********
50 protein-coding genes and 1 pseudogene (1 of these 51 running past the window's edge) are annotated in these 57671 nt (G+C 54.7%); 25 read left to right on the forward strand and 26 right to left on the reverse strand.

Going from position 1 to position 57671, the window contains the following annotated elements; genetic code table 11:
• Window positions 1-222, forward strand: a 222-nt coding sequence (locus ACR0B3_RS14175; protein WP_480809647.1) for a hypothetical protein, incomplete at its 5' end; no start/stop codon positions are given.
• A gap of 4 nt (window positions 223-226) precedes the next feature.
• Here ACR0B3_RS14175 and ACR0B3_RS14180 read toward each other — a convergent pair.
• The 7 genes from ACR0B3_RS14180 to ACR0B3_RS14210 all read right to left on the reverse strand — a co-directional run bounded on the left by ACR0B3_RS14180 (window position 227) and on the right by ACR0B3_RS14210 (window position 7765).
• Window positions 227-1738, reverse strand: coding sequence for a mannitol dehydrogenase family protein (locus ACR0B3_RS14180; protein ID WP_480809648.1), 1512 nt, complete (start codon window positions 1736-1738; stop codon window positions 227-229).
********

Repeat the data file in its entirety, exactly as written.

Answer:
50 protein-coding genes and 1 pseudogene (1 of these 51 running past the window's edge) are annotated in these 57671 nt (G+C 54.7%); 25 read left to right on the forward strand and 26 right to left on the reverse strand.

Going from position 1 to position 57671, the window contains the following annotated elements; genetic code table 11:
• Window positions 1-222, forward strand: a 222-nt coding sequence (locus ACR0B3_RS14175; protein WP_480809647.1) for a hypothetical protein, incomplete at its 5' end; no start/stop codon positions are given.
• A gap of 4 nt (window positions 223-226) precedes the next feature.
• Here ACR0B3_RS14175 and ACR0B3_RS14180 read toward each other — a convergent pair.
• The 7 genes from ACR0B3_RS14180 to ACR0B3_RS14210 all read right to left on the reverse strand — a co-directional run bounded on the left by ACR0B3_RS14180 (window position 227) and on the right by ACR0B3_RS14210 (window position 7765).
• Window positions 227-1738, reverse strand: coding sequence for a mannitol dehydrogenase family protein (locus ACR0B3_RS14180; protein ID WP_480809648.1), 1512 nt, complete (start codon window positions 1736-1738; stop codon window positions 227-229).